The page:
As my Dad slipped out of the room so the nurses could clean me up and change my bed, the nurse taking care of me began grumbling and complaining to her colleague about how busy she was, how she had eight other patients to take care of, and how there were other priorities she needed to attend to before taking someone to the bathroom. I was fully conscious and heard everything the two nurses said. By the time my bed was cleaned and remade, I had had enough! I looked them both in the eyes and said, “Maybe next time you’ll take heed of the call light when it rings and answer it promptly so that you don’t have a mess like this to clean up again. How would you like it if you couldn’t move your leg from the hip down, had no way of getting to the bathroom on your own and then had to lay in your own urine for over an hour?” The nurses stopped dead in their tracks overwhelmed with disbelief and embarrassment. Their thoughts were written all over their faces: I cannot believe that she just said that to us. Neither nurse bothered to apologize or even try to smooth over the situation.


Many hospitals and units have policies regarding the expectation of answering the patients call light promptly. Of course, there are going to be emergency situations where the time it takes to answer a patient’s call is going to be longer than the nurse or patient would like. However, on average, the patient should not have to wait longer than three to four minutes at the most to get their call light answered.

Tzeng researched how long it took for a call light to be answered when the main reason for the call was for help in using the bathroom. Surprisingly, the research didn’t show much difference in answer time among day, evening, and night shifts. On average, it took nurses 3.42 to 3.57 minutes to answer a call light. Patients expect a call light to be answered between 3 and 4 minutes…not 75 minutes.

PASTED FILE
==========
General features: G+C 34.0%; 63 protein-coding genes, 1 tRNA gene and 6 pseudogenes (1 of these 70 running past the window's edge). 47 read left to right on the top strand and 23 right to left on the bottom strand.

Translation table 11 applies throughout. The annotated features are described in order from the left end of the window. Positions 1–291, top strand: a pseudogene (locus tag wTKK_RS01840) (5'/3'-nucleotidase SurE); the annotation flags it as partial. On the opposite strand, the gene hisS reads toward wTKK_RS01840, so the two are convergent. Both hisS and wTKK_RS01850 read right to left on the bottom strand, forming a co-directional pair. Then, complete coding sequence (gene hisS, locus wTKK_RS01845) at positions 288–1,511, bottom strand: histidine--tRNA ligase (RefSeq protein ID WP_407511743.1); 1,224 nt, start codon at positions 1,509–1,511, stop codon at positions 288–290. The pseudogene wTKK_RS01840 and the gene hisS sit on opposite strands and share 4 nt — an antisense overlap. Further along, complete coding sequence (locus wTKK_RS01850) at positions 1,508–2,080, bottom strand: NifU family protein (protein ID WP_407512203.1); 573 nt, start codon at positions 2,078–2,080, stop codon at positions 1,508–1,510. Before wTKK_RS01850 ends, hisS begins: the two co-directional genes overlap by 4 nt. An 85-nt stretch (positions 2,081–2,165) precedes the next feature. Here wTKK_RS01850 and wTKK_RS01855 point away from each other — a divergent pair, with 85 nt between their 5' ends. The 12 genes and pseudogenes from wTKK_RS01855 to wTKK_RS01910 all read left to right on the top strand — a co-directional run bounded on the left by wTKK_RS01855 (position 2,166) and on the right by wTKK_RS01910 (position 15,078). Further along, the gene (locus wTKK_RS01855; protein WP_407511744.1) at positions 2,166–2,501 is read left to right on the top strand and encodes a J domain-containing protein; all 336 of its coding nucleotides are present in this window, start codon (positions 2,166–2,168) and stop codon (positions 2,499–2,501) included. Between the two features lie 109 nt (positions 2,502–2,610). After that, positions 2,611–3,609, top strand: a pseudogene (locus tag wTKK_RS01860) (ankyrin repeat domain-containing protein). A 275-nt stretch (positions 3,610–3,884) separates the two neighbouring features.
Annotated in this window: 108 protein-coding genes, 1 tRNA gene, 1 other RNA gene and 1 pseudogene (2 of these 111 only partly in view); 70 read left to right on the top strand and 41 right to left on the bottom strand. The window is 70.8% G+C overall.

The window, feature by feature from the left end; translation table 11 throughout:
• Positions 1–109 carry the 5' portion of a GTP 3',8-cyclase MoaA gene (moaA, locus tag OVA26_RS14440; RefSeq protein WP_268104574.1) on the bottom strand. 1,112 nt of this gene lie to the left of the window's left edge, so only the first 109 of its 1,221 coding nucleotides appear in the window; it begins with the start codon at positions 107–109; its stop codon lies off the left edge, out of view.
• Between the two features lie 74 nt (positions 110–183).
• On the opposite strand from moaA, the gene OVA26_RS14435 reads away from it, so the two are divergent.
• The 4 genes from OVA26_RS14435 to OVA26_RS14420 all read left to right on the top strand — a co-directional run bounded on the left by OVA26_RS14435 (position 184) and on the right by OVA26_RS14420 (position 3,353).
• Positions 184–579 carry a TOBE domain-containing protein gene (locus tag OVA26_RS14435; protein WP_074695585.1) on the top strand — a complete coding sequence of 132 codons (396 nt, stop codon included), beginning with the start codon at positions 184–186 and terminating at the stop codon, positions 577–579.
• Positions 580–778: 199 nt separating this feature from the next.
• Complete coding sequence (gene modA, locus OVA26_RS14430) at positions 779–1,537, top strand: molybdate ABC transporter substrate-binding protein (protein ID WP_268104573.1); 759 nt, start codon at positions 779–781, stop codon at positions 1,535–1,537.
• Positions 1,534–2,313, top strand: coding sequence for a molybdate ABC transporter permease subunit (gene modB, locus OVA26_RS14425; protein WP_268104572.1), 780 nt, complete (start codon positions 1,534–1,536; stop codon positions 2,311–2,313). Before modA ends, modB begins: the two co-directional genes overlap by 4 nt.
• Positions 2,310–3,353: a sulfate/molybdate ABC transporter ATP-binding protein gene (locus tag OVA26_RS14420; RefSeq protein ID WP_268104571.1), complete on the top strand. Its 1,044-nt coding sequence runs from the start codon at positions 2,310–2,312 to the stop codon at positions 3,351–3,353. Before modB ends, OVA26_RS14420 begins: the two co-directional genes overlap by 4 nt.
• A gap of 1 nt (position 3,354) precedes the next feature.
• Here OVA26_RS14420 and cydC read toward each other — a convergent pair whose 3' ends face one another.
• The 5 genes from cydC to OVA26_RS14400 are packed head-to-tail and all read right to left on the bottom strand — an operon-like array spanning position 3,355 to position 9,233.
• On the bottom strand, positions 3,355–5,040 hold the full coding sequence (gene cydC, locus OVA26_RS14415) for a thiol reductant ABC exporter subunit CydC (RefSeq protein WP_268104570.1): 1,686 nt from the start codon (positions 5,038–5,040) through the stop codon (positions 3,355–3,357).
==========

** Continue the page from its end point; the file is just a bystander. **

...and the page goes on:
One way to proactively reduce the number of call lights is to make hourly rounds on patients. Making regular rounds also prevents the need to go to the bathroom becoming an emergency.

A promise kept

I have used my experiences to make me a better nurse. I try to not forget what it was like to be a patient. I remember how demoralizing, embarrassing, and humiliating it was to lie in my own urine. I made a promise that I have been able to keep. None of my patients have had to lay in their urine or feces because I did not answer the call light promptly.

Christina Montana, SRNA, RN, BSN, is a student at Midwestern University, Glendale, Arizona.

From our readers gives nurses the opportunity to share experiences that would be helpful to their nurse colleagues. Because of this format, the stories have been minimally edited. If you would like to submit an article for From our readers, click here.

Selected references

Tzeng HM. Perspectives of staff nurses of the reasons for and the nature of patient-initiated call lights: an exploratory survey study in four USA hospitals. BMC Health Serv Res. 2010;10:52.